Tummy Time!

By: Angy Talbot – ECFE Blog Writer


            When my daughter was an infant she spent a lot of time on her back and I needed to make time for her to play on her tummy.  Today, we put children to bed on their backs (prevention of S.I.D.S), and we have all different kinds of seats, swings, and Exersaucers, which do not allow children to play on their tummies.  The AAP (American Academy of Pediatrics) recommends that babies sleep on their backs but spend wakeful time on their tummies.  “Back to sleep and tummy to play.”  Tummy Time is time that infants spend awake and playing on their tummies.  Tummy time allows for the strengthening of the infant’s head, neck, and arm muscles.  It also helps prevent infants from developing a flat head called positional plagiocephaly.  Infants can begin tummy time early.  As stated by Dr. Jay L. Hoecker, M.D. from the Mayo Clinic, “Start by laying your newborn on his or her tummy across your lap two or three times a day for short periods of time.  As your baby grows stronger, place him or her on a blanket on the floor (around one month old).  Arrange age-appropriate toys within his or her reach.  As your baby gets used to tummy time, place your baby on his or her stomach more frequently or for longer periods of time.  For a 3 to 4-month-old baby, some research suggests aiming for at least 20 minutes of tummy time a day. “Your baby should always be supervised during tummy time, and if they become fussy, change his or her activity by interacting with them and providing entertainment with toys, singing, books, or massage.  If your child becomes sleepy on their tummies, put them on their backs in their crib.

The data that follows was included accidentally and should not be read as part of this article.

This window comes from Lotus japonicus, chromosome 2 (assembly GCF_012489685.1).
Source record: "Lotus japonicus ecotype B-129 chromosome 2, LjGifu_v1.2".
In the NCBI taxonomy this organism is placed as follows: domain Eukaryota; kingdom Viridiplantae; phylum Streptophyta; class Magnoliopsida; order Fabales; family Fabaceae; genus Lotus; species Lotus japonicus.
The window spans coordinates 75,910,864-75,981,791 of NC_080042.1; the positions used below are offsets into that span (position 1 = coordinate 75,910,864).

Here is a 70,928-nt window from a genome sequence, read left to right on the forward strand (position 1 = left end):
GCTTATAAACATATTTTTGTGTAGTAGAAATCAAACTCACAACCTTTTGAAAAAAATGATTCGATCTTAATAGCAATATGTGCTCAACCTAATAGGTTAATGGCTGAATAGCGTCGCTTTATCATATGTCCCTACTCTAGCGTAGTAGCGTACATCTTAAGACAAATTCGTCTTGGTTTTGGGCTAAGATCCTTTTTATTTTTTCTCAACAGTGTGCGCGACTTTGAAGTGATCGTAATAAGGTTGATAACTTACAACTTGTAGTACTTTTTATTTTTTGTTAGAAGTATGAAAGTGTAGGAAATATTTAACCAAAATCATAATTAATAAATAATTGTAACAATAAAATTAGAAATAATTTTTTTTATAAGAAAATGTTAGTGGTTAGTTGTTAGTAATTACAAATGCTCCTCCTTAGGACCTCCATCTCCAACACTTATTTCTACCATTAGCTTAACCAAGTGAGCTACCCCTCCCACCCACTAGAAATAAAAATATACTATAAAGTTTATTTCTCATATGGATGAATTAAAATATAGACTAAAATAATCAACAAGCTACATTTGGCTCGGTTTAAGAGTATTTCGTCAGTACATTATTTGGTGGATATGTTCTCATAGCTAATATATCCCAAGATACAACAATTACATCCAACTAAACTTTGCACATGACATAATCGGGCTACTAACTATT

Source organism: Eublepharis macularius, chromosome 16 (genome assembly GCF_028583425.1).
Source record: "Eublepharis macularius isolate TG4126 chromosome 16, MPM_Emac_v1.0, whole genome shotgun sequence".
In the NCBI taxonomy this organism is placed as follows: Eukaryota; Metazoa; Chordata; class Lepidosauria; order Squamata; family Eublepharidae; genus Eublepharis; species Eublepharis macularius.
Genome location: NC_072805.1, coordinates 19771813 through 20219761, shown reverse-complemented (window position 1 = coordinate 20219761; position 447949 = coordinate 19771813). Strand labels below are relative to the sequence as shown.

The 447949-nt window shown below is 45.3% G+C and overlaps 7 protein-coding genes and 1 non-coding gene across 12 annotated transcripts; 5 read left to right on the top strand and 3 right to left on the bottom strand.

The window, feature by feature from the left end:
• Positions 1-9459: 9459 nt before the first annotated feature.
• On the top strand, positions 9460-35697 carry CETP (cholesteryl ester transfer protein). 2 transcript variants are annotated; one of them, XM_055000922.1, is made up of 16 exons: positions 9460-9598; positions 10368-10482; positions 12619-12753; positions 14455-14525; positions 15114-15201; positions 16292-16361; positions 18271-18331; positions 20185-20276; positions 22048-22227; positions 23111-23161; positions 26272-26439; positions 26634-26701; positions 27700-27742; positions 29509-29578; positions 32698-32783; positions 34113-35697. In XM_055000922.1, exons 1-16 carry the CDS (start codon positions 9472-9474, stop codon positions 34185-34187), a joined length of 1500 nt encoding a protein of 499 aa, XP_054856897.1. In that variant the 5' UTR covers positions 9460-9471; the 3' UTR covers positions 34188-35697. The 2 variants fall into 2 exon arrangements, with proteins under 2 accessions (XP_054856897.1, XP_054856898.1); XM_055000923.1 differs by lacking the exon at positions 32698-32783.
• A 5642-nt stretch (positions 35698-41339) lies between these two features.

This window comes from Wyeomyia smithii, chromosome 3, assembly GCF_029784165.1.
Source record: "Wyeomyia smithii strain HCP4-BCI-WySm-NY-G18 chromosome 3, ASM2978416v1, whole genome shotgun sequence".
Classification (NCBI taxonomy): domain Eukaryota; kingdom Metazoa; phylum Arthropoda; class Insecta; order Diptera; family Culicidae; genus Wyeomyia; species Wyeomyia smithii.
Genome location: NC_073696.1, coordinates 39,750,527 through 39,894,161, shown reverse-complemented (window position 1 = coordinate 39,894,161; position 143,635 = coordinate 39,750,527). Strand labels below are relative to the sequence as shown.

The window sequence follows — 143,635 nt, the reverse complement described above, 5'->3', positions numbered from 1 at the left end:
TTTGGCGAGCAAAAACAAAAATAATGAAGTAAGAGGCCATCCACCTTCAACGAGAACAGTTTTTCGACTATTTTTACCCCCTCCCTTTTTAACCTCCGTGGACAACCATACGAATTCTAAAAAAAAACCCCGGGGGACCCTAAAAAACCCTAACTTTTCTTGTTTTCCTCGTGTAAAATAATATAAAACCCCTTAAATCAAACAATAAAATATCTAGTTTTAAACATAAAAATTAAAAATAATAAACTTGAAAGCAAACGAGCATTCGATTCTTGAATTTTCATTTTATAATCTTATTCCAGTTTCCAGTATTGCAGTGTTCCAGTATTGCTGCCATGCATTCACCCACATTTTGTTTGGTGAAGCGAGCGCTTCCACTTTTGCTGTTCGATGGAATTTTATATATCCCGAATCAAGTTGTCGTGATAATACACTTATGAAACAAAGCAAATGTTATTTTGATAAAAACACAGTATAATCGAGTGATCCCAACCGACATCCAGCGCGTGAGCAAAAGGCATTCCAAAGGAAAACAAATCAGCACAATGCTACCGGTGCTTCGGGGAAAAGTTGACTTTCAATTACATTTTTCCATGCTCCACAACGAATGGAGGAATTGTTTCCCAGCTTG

For the best results for tummy time, make sure your child isn’t hungry or tired.    It is also best to wait awhile after eating or drinking.  It is not as comfortable on a full stomach.  Ideally, build tummy time into your daily routine.  It worked best for my daughter’s tummy time each morning around 10:30 am, an hour after she ate and had her morning nap.  I would lay her on the blanket on the floor and on her tummy for about 15 minutes while playing with her.  When she got stronger, we had tummy time twice a day totaling about half an hour a day.  If your child is enjoying time on their tummies they can always play a little longer.  If your baby starts to cry or gets upset it’s a good time to pick them up.  The more practice infant’s get on their tummies the more they will enjoy it!
If you have any questions or concerns regarding Tummy Time it is always best to talk to your child’s health care provider.
Here are some wonderful resources on Tummy Time:
Baby Zone – Q&A Tummy Time: When do I start?  How Do I Do It?
March of Dimes: Tummy Time
Baby Center – Top Five Reasons for Tummy Time

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